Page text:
I’ve been struggling–and I do mean struggling–with a post about Snotgirl. It has been in development on my computer for months, and in draft on this site for weeks. Fortunately, the most recent episode of the podcast that brings y’all to this website touched on a totally separate topic for me to yap about, while Snotgirl continues to, um, coagulate in my head. [NOTE: Now THIS one has been languishing for days. Hopefully that is still the most recent podcast episode. Eeeesh!]
In response to one of your many questions, our fearless hosts (with Jeff leading the charge) discussed the plateauing and/or decline of digital comics sales. This news makes me sad, for two reasons: (1) Digital has become far and away my preferred platform, and; (2) I genuinely believe(d?) that digital offers the best chance to truly expand the reach of comics beyond the direct market.
So why has the growth plateaued? Well, I don’t actually know (as I’m not a trained industry analyst), but I certainly have a whole bunch of half-baked guesses that feel convincing to me (as I’m a human being on the internet). So let me share those theories with you, below! (And I’ll get that Snotgirl piece finished and posted soon–I swear it!)
1) Price. This is probably the biggest reason, and also probably the least-interesting. As discussed in the comments on that post, it feels somewhat odd to pay $3.99 for a 17 page comic book, for two reasons. First, when many other entertainment experiences on the same platform are not only priced lower, but provide better time value for your dollar. And second, because it’s the same price as for the physical print comic, which you actually own, while this is just for a weird existential rental of a book for as long as Comixology is around.
Further on that second point, if you’re buying a Marvel comic online, you’re paying the exact same price that you would also pay for the print comic INCLUDING the digital copy, which seems to pretty clearly establish how Marvel views the digital books: as a disposable add-in to the print comics experience. I assume they’re also doing this as a sop to retailers and the direct market, which is very kind of them but also creates a self-fulfilling prophecy whereby digital sales don’t overtake print because you’d have to have no interest whatsoever in print comics to buy Marvel digital-only … and my gut says that lots of comic readers (many of whom were borderline hoarders in the old days of print comics) are probably pretty apt to buy print-to-digital even if they just give the print editions away.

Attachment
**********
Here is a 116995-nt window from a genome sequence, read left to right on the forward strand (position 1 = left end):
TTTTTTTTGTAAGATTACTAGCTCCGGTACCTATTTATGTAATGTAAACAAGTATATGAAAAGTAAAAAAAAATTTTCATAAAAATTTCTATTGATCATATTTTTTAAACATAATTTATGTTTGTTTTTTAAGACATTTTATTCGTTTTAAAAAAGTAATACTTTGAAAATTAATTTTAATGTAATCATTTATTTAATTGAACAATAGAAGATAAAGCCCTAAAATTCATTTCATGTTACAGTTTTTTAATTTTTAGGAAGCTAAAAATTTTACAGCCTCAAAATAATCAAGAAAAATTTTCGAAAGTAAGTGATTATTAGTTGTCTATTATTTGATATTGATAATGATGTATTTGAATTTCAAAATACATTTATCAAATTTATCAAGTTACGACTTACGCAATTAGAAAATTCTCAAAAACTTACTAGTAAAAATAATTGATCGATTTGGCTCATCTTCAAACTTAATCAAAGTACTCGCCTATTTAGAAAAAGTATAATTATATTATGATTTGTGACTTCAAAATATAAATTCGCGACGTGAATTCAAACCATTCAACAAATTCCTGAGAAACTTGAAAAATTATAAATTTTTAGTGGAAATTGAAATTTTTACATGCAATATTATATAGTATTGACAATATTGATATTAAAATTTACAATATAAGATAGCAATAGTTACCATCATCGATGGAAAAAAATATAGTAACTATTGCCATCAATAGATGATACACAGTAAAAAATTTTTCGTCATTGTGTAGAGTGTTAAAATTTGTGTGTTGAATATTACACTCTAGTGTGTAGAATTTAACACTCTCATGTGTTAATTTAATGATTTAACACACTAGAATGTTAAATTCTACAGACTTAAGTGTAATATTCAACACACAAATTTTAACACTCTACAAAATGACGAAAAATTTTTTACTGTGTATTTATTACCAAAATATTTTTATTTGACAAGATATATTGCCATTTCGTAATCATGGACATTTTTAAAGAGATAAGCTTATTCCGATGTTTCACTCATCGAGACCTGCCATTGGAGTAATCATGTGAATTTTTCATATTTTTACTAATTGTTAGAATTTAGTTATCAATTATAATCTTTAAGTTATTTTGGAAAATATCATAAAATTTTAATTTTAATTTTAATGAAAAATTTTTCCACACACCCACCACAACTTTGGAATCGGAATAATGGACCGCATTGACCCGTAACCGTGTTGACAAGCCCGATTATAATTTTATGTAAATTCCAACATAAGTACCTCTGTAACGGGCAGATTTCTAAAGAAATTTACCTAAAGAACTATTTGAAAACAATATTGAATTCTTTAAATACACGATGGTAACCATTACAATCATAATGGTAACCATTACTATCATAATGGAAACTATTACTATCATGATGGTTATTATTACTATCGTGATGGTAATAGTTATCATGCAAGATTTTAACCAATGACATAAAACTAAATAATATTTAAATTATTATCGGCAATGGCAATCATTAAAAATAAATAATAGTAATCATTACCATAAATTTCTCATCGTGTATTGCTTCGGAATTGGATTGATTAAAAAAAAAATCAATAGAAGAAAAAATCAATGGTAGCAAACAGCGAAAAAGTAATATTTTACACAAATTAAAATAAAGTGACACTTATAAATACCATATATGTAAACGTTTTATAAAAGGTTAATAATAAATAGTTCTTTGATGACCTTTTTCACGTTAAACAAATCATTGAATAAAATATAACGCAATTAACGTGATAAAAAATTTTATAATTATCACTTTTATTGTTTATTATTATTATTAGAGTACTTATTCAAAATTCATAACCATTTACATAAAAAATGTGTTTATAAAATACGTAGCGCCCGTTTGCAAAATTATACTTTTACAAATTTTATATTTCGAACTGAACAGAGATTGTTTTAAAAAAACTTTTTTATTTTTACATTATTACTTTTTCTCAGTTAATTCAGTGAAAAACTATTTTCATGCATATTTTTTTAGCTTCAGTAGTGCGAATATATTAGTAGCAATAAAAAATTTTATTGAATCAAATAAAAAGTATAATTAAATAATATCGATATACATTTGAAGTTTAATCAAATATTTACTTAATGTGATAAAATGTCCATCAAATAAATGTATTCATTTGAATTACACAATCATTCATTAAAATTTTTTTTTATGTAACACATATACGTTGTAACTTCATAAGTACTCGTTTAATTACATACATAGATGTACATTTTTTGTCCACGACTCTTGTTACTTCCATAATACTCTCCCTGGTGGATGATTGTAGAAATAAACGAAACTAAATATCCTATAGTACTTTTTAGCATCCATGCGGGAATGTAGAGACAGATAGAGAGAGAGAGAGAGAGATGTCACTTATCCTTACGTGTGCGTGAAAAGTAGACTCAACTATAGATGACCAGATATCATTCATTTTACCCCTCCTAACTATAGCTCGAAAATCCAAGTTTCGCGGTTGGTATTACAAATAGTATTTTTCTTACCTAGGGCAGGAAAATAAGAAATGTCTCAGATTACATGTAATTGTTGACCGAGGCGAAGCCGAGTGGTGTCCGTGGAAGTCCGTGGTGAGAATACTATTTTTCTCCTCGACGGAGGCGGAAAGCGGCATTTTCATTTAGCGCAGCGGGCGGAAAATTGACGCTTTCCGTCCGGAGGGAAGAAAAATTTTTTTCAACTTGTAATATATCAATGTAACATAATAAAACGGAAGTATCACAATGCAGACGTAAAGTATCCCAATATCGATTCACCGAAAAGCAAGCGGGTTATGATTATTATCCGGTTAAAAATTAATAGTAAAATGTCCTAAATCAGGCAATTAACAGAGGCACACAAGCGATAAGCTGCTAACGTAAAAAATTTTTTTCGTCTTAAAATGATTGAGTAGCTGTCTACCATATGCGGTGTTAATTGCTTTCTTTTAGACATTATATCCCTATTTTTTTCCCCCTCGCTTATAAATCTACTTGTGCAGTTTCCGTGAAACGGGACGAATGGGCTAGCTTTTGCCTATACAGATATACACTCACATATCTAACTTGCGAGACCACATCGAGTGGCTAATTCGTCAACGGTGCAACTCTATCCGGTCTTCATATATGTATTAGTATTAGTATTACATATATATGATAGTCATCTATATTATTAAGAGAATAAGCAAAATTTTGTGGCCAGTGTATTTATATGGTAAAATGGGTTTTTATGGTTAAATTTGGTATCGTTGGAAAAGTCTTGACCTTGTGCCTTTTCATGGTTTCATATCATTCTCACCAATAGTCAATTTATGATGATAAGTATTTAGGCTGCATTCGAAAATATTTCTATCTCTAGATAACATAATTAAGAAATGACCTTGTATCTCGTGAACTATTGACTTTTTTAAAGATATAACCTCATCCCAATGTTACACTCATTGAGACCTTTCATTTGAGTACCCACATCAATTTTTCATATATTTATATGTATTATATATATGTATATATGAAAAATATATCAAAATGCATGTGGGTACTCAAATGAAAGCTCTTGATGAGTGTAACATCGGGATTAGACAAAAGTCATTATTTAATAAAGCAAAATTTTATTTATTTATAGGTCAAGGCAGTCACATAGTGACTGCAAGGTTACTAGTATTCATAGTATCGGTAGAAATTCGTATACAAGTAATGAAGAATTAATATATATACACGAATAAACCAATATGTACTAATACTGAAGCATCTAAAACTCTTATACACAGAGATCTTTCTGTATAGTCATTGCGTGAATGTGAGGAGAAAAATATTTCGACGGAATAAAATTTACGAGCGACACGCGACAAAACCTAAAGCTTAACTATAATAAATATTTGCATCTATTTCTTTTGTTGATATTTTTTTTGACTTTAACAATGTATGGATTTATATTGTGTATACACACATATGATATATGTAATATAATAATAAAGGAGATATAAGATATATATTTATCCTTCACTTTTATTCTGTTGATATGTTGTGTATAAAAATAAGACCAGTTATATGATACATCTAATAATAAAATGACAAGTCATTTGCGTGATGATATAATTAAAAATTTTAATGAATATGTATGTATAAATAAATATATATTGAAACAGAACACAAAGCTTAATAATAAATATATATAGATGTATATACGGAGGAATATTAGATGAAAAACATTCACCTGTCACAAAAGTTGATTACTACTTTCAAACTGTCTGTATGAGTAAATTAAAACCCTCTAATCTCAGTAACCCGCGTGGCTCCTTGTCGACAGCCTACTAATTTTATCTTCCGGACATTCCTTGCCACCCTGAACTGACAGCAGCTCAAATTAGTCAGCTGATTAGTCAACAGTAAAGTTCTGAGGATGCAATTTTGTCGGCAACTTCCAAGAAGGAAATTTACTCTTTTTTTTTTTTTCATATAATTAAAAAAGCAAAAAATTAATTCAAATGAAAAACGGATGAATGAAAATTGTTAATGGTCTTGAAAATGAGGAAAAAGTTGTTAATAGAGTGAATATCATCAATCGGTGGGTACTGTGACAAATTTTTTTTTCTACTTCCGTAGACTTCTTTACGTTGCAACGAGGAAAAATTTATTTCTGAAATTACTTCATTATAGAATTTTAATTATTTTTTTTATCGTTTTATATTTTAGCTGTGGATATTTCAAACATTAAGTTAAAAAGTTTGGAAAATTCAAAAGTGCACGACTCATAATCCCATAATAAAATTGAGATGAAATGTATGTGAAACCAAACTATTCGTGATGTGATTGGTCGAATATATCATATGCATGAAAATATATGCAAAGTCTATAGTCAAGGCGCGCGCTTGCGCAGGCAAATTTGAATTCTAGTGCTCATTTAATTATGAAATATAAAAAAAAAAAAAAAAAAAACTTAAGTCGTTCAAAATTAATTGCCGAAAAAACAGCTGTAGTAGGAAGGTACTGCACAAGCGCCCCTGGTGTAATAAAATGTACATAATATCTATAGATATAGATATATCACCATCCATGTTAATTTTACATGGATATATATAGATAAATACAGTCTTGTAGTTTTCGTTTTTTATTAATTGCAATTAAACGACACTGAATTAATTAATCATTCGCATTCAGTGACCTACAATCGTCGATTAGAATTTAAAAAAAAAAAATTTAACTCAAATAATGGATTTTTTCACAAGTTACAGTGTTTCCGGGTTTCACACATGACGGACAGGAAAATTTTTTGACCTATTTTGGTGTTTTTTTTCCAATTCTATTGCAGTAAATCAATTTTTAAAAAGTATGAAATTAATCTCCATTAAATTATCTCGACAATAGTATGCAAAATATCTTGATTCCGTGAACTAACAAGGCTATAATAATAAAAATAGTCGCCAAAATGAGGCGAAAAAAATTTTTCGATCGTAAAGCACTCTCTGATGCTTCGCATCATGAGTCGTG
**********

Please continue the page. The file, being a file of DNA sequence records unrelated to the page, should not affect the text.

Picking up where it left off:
Because of regular sales (DC and Marvel each always have at least one digital sale running), the value point of digital comics is also much more flexible than print, and it tends to get mentally set at a much lower rate.
I think of this as the Moe’s Paradox, because I first noticed it affecting me when Moe’s was the only burrito place I had ready access to. Moe’s burritos (which, full disclosure, are not very good) generally cost something like $6.50, or more if you want a bunch of extra stuff jammed into them. On Mondays Moe’s offered a combo of burrito, drink, and chips for $5. (I think it was later raised to $5.99 but by then I lived nearer to better burrito places, if only slightly.) This was, obviously, a terrific deal, and brought a lot of people into Moe’s–there was regularly a line winding to the door on Mondays. But for me, at least, it also had the effect of making Moe’s ostensibly “regular” prices seem unreasonably high. The food wasn’t good enough to pay full price for Tuesday through Sunday when I knew perfectly well I could get it on the cheap on Monday. Every Monday, ALL the guys from my office went to Moe’s. Every Tuesday through Sunday, we ate literally anywhere else.
I’d be VERY curious to know what the buying patterns are like for sales of recent issues (which, admittedly, are more rare than sales on, say, the goddamned SIEGE event, which seems to go on sale every six weeks). I know that I am much more likely to try a book at 99 cents than at four bucks, both because it’s easier to say “Hey, that’s cheap, I’ll give it a shot,” and also because “Hey, the fact that that will eventually cost 99 cents makes four bucks seem totally inflated.” I wonder how widespread that is.
2) Unlimited. I’m on record as loving Marvel Unlimited, and I love it even more now that–thanks to the gap created by Secret Wars–what used to be new-to-Marvel-Unlimited now also means new-to-me. I’m finally living out my childhood dream of reading any new (Marvel) comic I want–I just have to be okay with my “new” being everyone else’s “six months old.” (Which I totally am.)
But it MUST be cannibalizing the digital audience, because it takes the Moe’s Paradox to a whole new level. Counting Unlimited, there are THREE regular price points for Marvel books: full price (call it $4), sale price (call it $1), and Unlimited (call it free, because the monthly or annual fee is a sunk fund that isn’t affected by the number of books I read, and if I’ve got enough disposable cash to buy ANY comics, I have enough disposable cash to sign up for Unlimited).